Sweet Box– this plant is so fragrant and it is evergreen. It won’t grow terribly tall, so it is a good choice when you want to preserve a view or layer.
Red Hook Sedge– I chose this grass to match the cordilyne and the leucothoe.
Lemon Cypress– the green is so vibrant!
4. Refresh the soil.
Winter weather can take a toll on soil, leaving it compacted and depleted of nutrients. To give your plants a healthy start, refresh the soil in your containers. Remove any old soil, and replace it with fresh, nutrient-rich soil. This will ensure that your plants have the necessary nutrients to grow healthy and strong.
The colorful flowers are my focal point!
Double Harmony Anemone– these come in a variety of colors. The cheerful pink replaces the cordilyne that didn’t last through winter and looks so pretty in the tall planter.
5. Water regularly.
Once you’ve planted your container garden, it’s important to water your plants regularly. Spring weather can be unpredictable, and your plants may not receive enough water from rainfall alone. Water your plants when the soil feels dry to the touch, and be sure to use a watering can or hose attachment that delivers water directly to the soil, rather than the leaves.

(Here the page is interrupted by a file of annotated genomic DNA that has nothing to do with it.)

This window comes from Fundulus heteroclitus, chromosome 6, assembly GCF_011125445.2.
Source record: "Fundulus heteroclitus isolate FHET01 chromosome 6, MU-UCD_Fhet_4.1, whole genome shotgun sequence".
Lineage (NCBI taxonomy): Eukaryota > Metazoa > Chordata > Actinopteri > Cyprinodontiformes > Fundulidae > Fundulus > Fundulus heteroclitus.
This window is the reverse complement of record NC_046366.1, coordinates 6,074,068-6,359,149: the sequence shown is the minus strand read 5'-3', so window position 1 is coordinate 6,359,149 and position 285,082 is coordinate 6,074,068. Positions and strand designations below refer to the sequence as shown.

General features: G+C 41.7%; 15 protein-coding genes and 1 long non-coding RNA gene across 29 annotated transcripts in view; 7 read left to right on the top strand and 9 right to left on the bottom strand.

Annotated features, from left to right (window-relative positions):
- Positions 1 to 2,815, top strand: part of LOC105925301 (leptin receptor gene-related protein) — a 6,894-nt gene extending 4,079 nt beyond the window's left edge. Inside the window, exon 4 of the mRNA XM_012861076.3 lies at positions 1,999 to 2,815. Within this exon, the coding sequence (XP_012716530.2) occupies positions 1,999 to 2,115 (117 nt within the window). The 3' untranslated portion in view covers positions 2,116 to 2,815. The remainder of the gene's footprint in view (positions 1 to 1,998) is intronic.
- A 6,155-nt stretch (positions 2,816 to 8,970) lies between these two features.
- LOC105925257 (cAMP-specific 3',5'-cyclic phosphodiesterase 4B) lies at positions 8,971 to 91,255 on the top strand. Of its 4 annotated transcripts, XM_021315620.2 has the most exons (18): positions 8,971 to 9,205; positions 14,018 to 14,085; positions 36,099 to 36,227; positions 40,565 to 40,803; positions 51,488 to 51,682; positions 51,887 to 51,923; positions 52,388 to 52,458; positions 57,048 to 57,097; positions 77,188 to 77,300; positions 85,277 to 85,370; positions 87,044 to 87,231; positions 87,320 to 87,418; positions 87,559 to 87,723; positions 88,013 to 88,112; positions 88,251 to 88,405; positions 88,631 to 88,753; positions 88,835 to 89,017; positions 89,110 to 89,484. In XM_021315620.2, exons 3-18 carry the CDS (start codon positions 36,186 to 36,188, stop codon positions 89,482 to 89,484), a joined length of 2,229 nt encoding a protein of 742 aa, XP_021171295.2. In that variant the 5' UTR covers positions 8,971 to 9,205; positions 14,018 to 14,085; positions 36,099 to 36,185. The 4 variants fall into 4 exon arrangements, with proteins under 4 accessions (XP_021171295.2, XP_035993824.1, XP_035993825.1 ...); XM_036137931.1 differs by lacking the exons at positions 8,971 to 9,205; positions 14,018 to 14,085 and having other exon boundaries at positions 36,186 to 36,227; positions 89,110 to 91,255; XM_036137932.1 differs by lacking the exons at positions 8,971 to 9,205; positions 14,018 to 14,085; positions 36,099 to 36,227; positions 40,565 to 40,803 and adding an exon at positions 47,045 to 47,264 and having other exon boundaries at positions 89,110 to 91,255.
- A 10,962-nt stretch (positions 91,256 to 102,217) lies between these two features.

6. Fertilize as needed.
To help your plants grow healthy and strong, fertilize them as needed. You can use a slow-release fertilizer or a liquid fertilizer, depending on your preferences. Be sure to follow the instructions carefully, as over-fertilizing can be harmful to your plants.
For a nod to the season, add a garden statue. Statues remind me of my great great aunties I would visit as a child. They had wild gardens with old bathtubs filled with plants, nasturtiums growing over arbors, and little statues sprinkled around. One auntie had a loquat tree and I would pick the fruit and eat it right there in the yard. I wish I had photos of their secret gardens.